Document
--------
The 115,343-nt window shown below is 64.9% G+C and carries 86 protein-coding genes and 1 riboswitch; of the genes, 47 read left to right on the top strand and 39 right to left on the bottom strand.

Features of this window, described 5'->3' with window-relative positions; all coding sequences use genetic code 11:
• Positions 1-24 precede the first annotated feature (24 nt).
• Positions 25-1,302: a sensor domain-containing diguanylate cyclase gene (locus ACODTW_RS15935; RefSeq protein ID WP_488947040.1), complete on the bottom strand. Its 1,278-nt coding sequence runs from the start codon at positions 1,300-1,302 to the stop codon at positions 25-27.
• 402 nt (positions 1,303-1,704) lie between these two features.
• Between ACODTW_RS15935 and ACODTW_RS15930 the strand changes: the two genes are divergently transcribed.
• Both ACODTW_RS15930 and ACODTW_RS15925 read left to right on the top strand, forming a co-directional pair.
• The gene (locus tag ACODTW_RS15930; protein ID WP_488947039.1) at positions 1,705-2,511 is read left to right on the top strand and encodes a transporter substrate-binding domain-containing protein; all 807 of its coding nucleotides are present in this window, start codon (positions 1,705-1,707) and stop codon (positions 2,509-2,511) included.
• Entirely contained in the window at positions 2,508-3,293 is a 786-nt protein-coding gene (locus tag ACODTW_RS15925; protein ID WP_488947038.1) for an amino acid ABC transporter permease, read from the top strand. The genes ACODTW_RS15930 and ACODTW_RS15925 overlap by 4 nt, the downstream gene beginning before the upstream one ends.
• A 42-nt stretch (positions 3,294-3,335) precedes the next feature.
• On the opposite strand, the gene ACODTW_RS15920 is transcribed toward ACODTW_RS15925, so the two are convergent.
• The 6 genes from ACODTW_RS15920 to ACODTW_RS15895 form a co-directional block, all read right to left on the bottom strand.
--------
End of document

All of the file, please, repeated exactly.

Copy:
The 115,343-nt window shown below is 64.9% G+C and carries 86 protein-coding genes and 1 riboswitch; of the genes, 47 read left to right on the top strand and 39 right to left on the bottom strand.

Features of this window, described 5'->3' with window-relative positions; all coding sequences use genetic code 11:
• Positions 1-24 precede the first annotated feature (24 nt).
• Positions 25-1,302: a sensor domain-containing diguanylate cyclase gene (locus ACODTW_RS15935; RefSeq protein ID WP_488947040.1), complete on the bottom strand. Its 1,278-nt coding sequence runs from the start codon at positions 1,300-1,302 to the stop codon at positions 25-27.
• 402 nt (positions 1,303-1,704) lie between these two features.
• Between ACODTW_RS15935 and ACODTW_RS15930 the strand changes: the two genes are divergently transcribed.
• Both ACODTW_RS15930 and ACODTW_RS15925 read left to right on the top strand, forming a co-directional pair.
• The gene (locus tag ACODTW_RS15930; protein ID WP_488947039.1) at positions 1,705-2,511 is read left to right on the top strand and encodes a transporter substrate-binding domain-containing protein; all 807 of its coding nucleotides are present in this window, start codon (positions 1,705-1,707) and stop codon (positions 2,509-2,511) included.
• Entirely contained in the window at positions 2,508-3,293 is a 786-nt protein-coding gene (locus tag ACODTW_RS15925; protein ID WP_488947038.1) for an amino acid ABC transporter permease, read from the top strand. The genes ACODTW_RS15930 and ACODTW_RS15925 overlap by 4 nt, the downstream gene beginning before the upstream one ends.
• A 42-nt stretch (positions 3,294-3,335) precedes the next feature.
• On the opposite strand, the gene ACODTW_RS15920 is transcribed toward ACODTW_RS15925, so the two are convergent.
• The 6 genes from ACODTW_RS15920 to ACODTW_RS15895 form a co-directional block, all read right to left on the bottom strand.